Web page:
Linear system of equations

  • Thread starter late347
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  • #1
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Homework Statement


system of equations is as follows
x+y=1
2x+y-z=1
3x+y-2z=1
##\begin{cases} x+y=1 |*(-1)\\2x+y-z=1\\3x+y-2z=1 \end{cases}##

Homework Equations


Gaussian elimination method technique

The Attempt at a Solution



##\begin{cases} x+y=1 \\ x-z=0 |*(-2)\\ 2x-2z=0 \end{cases}##


<=>

##\begin{cases} x+y=1 |*(-1)\\ x-z=0 \\ 0=0 \end{cases}##

<=>

##\begin{cases} x+y=1 \\ -y-z=-1 \\ x=z \end{cases}##

<=>
at this stage I think you are supposed to plug in x=z into some equation in the system
##\begin{cases} x+y=1 \\ -y-z=-1 \\ x=z \end{cases}##

##\begin{cases} x+y=1 <=> x=1-y \\ -y-z=-1 \\ x=z \end{cases}##

##-y-x=-1##
<=> x=-y+1

from those two equations it can be seen that those equations at least are identical equations for the same line.

So I think ultimately based on that geometry there should be infinite solutions (is that the correct way to do it and solve it?)
 

Answers and Replies

  • #2
BvU
Science Advisor
Homework Helper
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Yes. Your equations are not independent, so instead of three you have only two equations and the solution has one degree of freedom.
 
  • #3
Buzz Bloom
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Hi @late347:

I confess I am unfamiliar with the notation "| * (-1)". However, there is a quick way to discover there there is a unique solution or an infinity of solutions. If you take the determinant of the matrix of coefficients, if the value of the determinant is zero, then there are an infinite number of solutions. If the value is not zero, then there is a unique solution. Here the matrix is:
1 1 0
2 1 -1
3 1 -2
and the value is zero, so there are an infinite number of solutions.

To find out the dimensional nature of this infinity requires some additional analysis.

Hope this is helpful.

Regards,
Buzz
 
  • #4
301
15
Hi @late347:

I confess I am unfamiliar with the notation "| * (-1)". However, there is a quick way to discover there there is a unique solution or an infinity of solutions. If you take the determinant of the matrix of coefficients, if the value of the determinant is zero, then there are an infinite number of solutions. If the value is not zero, then there is a unique solution. Here the matrix is:
1 1 0
2 1 -1
3 1 -2
and the value is zero, so there are an infinite number of solutions.

To find out the dimensional nature of this infinity requires some additional analysis.

Hope this is helpful.

Regards,
Buzz


Our teacher only really taught us to manipulate the equations themselves instead of making the matrix such as you did.

I think my notation just means | * (-2) means that both sides of the equation were multiplied by (-2).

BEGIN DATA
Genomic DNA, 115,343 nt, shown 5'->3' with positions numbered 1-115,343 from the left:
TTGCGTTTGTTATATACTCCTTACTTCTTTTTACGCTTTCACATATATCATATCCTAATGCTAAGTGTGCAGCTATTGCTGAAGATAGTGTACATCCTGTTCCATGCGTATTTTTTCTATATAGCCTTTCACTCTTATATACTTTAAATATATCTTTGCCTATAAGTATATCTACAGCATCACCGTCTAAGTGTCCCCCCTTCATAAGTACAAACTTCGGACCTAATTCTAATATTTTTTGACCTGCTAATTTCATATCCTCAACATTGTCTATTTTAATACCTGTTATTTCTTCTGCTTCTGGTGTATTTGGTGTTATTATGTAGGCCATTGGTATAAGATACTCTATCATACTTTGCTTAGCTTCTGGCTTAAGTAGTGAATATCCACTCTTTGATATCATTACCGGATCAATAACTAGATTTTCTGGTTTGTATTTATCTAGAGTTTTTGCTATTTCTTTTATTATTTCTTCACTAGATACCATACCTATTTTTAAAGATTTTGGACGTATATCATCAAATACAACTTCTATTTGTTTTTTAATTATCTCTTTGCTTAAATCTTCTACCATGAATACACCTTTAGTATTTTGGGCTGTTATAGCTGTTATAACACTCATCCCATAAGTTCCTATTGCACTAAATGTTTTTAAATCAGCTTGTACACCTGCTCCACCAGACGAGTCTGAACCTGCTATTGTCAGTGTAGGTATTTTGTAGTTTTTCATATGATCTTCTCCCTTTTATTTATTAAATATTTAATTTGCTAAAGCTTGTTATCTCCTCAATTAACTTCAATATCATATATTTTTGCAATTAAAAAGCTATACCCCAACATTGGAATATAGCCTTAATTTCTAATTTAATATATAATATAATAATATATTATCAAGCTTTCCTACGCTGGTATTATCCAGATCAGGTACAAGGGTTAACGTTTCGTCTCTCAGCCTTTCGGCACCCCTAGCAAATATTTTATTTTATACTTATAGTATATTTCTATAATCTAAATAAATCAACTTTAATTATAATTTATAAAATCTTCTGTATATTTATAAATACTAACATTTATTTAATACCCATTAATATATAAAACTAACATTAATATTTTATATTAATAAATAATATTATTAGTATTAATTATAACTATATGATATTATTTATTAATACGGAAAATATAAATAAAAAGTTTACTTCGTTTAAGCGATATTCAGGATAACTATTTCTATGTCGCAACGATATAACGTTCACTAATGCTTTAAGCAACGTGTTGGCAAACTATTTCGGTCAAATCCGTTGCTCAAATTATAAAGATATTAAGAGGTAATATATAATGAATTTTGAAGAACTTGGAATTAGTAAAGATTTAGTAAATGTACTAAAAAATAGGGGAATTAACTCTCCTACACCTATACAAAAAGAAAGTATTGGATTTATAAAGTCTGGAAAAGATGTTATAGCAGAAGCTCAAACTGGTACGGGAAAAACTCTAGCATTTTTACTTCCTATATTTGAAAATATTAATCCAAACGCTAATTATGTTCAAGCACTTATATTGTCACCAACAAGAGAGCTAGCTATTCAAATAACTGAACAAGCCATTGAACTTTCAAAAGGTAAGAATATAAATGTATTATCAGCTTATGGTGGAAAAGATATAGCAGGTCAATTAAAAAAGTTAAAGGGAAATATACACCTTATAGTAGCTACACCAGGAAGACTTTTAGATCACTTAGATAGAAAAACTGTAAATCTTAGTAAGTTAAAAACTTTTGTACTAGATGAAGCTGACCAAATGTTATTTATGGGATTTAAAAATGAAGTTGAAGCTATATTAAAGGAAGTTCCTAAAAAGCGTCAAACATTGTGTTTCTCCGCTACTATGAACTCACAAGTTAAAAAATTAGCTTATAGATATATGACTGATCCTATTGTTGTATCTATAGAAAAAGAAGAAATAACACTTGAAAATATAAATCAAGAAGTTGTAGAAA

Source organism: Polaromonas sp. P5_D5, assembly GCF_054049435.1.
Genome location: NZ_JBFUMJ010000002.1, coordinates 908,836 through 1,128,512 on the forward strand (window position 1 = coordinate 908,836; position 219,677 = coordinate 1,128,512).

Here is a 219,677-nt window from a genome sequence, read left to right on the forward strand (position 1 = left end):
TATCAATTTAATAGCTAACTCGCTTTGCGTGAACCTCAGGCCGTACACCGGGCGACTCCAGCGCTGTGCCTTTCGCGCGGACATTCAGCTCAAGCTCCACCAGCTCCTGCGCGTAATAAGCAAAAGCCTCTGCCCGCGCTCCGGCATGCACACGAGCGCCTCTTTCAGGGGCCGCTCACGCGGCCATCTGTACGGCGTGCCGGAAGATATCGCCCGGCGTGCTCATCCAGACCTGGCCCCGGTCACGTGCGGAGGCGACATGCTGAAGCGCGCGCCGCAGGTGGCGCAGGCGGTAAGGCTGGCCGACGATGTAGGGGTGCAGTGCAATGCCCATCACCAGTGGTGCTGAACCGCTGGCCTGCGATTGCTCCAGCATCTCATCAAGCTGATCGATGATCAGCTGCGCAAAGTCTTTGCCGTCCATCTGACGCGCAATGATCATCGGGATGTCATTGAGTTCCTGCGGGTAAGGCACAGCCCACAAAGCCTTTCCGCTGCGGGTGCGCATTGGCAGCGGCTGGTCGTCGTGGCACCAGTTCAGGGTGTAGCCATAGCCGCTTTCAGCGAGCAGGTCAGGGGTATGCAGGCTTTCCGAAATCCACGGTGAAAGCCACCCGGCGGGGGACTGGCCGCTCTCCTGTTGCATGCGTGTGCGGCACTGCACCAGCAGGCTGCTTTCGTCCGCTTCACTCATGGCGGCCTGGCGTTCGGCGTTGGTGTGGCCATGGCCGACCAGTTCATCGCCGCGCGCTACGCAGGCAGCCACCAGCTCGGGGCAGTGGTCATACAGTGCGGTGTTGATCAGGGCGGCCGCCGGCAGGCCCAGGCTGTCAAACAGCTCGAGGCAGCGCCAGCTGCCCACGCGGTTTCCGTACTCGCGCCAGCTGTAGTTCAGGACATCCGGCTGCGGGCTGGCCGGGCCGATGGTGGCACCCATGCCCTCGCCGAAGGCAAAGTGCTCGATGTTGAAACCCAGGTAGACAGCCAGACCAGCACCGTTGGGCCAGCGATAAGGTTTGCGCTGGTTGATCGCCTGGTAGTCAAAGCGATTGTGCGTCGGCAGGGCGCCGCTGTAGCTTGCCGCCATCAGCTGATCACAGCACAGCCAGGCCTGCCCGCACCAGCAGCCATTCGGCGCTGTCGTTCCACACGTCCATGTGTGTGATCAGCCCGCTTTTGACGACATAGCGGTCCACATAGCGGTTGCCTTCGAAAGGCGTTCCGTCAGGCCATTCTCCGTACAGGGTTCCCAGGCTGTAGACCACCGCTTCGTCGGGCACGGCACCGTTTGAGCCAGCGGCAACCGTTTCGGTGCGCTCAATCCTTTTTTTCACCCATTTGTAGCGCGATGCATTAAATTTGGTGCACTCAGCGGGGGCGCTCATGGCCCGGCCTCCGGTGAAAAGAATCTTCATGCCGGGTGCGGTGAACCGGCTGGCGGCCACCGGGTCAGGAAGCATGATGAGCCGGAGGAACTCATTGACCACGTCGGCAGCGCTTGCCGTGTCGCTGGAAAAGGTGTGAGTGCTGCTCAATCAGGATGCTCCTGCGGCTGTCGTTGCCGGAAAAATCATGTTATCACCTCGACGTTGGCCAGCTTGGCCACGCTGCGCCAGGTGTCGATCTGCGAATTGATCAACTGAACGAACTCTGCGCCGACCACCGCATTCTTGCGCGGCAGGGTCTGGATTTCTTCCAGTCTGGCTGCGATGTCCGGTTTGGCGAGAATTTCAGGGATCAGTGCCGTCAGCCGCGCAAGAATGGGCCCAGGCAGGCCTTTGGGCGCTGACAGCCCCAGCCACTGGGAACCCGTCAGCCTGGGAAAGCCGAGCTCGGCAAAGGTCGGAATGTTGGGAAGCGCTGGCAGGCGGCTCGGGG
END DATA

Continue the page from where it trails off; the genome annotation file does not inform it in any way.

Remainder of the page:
And the newly created equations in the further phases of the calculation were created by summing equations together
 
  • #5
BvU
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Clear to me it was.
 
  • #6
Buzz Bloom
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I think my notation just means | * (-2) means that both sides of the equation were multiplied by (-2).

Hi late:

Thanks for the explanation.

Regards,
Buzz
 
  • #7
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x+y=1
2x+y-z=1
3x+y-2z=1

So I think ultimately based on that geometry there should be infinite solutions
The geometry here is that the three equations represent three planes that intersect in a line. Each point on this line is a solution to the system of equations. One point on this line is (0, 1, 0). It can be shown (and you probably haven't seen this yet) that every point on this line is of the form (x, y, z) = r(1, -1, 1) + (0, 1, 0), where r is any real number.
 
  • #8
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15
The geometry here is that the three equations represent three planes that intersect in a line. Each point on this line is a solution to the system of equations. One point on this line is (0, 1, 0). It can be shown (and you probably haven't seen this yet) that every point on this line is of the form (x, y, z) = r(1, -1, 1) + (0, 1, 0), where r is any real number.


That may very well be... I think the more simple case of two-variable system of equations was easy to justify to myself.
 
  • #9
34,977
6,731
That may very well be... I think the more simple case of two-variable system of equations was easy to justify to myself.
Sure, that's fine. all I was trying to do was to look at the problem from a geometric perspective. Since you mentioned Gaussian elimination, it's likely that you will soon be doing these problems using matrices, and working with vectors. For me, it's helpful to consider the geometry of these problems, not just the algebraic manipulations.
 

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